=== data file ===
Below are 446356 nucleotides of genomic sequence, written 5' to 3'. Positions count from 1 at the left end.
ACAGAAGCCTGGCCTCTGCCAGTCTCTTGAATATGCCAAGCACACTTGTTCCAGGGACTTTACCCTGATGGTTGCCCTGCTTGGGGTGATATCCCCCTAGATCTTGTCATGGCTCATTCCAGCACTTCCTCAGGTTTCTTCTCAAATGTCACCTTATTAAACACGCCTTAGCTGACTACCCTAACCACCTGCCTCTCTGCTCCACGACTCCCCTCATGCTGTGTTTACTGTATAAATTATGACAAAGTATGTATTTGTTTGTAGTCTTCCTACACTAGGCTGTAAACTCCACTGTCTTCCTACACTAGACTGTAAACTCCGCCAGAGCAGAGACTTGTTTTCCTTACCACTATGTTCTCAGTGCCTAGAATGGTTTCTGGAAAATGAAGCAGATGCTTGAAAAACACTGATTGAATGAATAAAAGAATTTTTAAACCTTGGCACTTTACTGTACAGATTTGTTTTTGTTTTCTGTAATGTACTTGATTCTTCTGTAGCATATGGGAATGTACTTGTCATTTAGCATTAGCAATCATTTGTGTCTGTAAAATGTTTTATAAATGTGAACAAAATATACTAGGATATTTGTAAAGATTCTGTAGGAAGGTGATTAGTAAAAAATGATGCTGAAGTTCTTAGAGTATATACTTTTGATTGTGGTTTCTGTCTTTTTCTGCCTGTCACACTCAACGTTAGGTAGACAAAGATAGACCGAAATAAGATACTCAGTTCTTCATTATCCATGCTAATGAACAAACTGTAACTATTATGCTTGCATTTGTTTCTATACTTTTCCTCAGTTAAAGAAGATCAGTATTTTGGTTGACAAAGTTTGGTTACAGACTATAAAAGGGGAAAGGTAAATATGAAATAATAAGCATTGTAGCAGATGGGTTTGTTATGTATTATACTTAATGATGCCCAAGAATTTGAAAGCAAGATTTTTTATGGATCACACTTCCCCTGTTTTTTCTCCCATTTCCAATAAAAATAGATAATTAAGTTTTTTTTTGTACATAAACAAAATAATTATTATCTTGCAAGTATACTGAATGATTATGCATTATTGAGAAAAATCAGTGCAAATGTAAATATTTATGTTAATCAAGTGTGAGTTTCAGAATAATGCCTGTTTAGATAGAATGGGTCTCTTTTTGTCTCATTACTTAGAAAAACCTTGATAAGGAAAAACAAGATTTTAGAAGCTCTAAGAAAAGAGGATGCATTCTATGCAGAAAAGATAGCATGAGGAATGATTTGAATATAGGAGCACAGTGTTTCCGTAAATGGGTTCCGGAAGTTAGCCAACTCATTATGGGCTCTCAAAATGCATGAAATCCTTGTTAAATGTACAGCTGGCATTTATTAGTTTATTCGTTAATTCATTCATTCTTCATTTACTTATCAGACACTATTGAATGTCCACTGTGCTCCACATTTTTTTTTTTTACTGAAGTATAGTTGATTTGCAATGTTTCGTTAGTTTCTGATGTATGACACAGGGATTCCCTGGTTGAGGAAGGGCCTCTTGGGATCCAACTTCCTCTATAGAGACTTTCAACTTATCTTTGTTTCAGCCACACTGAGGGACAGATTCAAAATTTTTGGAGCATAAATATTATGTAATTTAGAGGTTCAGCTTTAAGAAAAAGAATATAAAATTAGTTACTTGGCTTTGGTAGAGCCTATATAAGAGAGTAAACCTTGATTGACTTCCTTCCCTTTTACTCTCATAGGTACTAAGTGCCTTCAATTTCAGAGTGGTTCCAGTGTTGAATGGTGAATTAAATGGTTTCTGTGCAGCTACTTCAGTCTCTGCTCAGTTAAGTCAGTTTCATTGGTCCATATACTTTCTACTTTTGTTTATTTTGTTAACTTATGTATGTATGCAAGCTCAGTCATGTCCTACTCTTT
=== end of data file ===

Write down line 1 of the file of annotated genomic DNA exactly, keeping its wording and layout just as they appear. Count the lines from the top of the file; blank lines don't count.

Below are 446356 nucleotides of genomic sequence, written 5' to 3'. Positions count from 1 at the left end.